Skepticism as a doctrine states that knowledge is not possible at all. So people are thus divided into universal skeptics, who think that no knowledge is possible about anything and into simple skeptics who could doubt about some certain types of knowledge, for example about religious or astronomical or any other kind of knowledge.
In discussing the historical development of views concerning the nature of knowledge we should certainly stop at the period of mathematics and natural philosophy, which is now called science. The mathematicians from Europe were able to reach the better results as those from Greece (Euclid and Archimedes). The works of Aristotle were rejected and the works of Copernicus, Brahe, Galileo and Kepler, about astronomy and physics brought new visions. They seemed to bring the real knowledge and the struggle between skeptical arguments, scientific achievements and religious dogmas was growing even stronger.
Most of the philosophers of these times were working with the truth matters. They used different methods which were to help to find the truth and thus to avoid the mistakes. One of such methods was Greek mathematics. A new model of knowledge appeared together with Euclid’s elements of Geometry. “So, mathematicians and philosophers in the fifteenth and sixteenth centuries began reflecting on the method of discovery which they called the method of analysis. Essentially the view which began to develop was that one would take apart the thing which one wished to understand, until one reached the basic and essential parts composing it.”(3). Later on the parts would be put together and analyzed, the new understanding could appear if these parts were put away and then put together again.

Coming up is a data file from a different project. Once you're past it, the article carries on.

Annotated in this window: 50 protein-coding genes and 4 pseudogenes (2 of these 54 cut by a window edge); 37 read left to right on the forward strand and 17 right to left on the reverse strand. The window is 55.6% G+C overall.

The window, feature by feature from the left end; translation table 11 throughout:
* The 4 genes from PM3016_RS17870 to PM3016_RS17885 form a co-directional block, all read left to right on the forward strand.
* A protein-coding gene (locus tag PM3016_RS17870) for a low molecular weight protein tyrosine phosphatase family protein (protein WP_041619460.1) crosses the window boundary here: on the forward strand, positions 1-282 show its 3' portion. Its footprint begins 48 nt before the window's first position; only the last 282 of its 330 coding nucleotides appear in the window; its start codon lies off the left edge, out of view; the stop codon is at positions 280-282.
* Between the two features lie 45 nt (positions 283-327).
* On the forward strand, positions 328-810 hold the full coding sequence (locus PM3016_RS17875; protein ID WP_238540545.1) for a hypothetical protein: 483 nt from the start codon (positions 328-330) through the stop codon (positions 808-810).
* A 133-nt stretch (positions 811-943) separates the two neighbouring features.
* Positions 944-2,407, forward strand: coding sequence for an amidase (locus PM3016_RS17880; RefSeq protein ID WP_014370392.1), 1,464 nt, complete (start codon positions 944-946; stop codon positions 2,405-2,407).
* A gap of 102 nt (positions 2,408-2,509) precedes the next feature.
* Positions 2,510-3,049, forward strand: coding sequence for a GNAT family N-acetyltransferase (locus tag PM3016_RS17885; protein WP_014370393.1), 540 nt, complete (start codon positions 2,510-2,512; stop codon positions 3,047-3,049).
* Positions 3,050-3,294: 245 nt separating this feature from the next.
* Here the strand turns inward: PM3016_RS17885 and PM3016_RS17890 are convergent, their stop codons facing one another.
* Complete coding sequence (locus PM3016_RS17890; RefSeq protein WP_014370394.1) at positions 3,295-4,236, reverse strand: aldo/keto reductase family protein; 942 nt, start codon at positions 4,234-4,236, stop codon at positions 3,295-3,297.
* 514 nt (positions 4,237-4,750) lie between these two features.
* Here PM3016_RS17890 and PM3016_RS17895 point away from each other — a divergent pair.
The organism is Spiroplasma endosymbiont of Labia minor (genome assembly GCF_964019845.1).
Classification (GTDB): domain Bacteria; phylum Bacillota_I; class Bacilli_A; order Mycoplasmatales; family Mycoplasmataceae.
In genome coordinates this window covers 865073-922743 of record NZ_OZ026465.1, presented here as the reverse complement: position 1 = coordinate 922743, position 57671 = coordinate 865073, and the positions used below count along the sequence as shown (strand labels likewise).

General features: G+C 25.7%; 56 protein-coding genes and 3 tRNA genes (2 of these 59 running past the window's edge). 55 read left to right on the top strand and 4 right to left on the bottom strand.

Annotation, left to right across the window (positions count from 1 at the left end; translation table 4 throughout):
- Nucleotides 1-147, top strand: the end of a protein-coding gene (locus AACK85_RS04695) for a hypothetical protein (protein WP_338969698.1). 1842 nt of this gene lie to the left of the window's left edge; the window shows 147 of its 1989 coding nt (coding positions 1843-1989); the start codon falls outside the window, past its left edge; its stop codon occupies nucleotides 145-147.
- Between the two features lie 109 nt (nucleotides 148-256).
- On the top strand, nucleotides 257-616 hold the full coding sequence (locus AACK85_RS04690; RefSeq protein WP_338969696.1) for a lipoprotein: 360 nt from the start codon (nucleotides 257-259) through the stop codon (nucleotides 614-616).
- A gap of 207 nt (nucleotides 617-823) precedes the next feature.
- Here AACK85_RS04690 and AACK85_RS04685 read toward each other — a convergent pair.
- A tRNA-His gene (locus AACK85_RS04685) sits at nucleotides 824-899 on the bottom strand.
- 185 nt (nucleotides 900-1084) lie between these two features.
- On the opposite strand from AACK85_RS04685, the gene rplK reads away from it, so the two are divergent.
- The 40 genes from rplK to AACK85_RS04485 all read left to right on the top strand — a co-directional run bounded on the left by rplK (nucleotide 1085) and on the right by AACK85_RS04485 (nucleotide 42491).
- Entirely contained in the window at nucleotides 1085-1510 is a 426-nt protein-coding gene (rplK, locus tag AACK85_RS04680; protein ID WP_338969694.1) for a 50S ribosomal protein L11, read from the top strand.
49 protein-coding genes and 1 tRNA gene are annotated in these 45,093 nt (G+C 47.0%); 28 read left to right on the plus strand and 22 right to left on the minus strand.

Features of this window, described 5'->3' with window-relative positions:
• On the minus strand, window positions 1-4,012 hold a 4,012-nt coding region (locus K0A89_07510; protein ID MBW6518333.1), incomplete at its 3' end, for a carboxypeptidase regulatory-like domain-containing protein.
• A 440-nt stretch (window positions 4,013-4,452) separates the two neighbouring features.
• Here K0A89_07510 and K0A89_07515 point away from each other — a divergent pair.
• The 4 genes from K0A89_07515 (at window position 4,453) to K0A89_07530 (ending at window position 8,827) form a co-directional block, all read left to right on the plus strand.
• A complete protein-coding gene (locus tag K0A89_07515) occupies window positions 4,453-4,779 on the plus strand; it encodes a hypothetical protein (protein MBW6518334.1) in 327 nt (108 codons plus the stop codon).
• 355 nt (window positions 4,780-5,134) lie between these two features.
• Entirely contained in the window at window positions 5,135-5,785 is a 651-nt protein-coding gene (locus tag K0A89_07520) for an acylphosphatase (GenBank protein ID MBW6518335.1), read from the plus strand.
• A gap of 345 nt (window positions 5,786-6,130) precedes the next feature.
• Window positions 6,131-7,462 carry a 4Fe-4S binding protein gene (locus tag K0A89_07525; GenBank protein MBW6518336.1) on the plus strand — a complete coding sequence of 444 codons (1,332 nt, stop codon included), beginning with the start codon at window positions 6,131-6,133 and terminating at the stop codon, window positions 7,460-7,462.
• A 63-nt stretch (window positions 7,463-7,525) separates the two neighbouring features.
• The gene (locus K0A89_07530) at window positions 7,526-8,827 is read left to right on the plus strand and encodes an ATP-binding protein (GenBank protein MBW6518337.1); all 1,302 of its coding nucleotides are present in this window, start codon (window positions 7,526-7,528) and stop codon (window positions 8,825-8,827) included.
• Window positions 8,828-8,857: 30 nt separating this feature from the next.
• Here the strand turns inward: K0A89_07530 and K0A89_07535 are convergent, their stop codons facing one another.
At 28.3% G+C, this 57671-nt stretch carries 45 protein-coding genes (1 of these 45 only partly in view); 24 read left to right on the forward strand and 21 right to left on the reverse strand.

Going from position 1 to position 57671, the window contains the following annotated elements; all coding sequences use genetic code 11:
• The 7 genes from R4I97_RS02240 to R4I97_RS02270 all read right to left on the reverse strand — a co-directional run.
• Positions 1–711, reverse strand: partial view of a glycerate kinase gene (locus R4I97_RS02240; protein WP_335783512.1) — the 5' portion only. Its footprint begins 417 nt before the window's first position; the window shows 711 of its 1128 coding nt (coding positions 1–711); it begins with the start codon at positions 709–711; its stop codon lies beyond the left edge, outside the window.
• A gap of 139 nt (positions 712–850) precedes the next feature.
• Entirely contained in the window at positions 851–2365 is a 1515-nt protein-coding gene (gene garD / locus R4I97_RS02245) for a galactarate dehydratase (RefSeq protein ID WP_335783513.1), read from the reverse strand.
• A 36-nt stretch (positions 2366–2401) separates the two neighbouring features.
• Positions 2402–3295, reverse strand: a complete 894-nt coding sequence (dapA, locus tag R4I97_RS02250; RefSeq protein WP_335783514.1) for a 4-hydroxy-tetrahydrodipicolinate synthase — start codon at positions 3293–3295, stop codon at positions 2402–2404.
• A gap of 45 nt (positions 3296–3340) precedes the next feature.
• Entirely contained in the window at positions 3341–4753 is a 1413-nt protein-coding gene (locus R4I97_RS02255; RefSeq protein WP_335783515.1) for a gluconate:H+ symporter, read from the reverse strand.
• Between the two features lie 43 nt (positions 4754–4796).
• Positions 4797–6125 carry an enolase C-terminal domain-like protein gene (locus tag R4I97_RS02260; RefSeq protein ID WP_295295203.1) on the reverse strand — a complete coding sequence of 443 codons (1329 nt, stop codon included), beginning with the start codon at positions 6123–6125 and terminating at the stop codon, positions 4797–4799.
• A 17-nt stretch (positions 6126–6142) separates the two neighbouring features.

There were as well philosophers who took into account both reason and faith or senses. For example Rene Descartes considered the reason to be a stronger argument as the sense to the basic knowledge, but on the other hand he stated that senses still played some important role in the scientific researches aimed to understand the surrounding world.
As we see from all these historical examples, the contradiction of scientific knowledge and faith and the connection between them are both rather strong, and provide an endless field for researches, ideas and confrontations for scientists and philosophers of all times. “Clearly, theorists might consider humility an asset when attempting to reconstruct the origin of the universe and its life. But more importantly, humility is essential to discussions about the methodological and presuppositional roots of science itself” (3).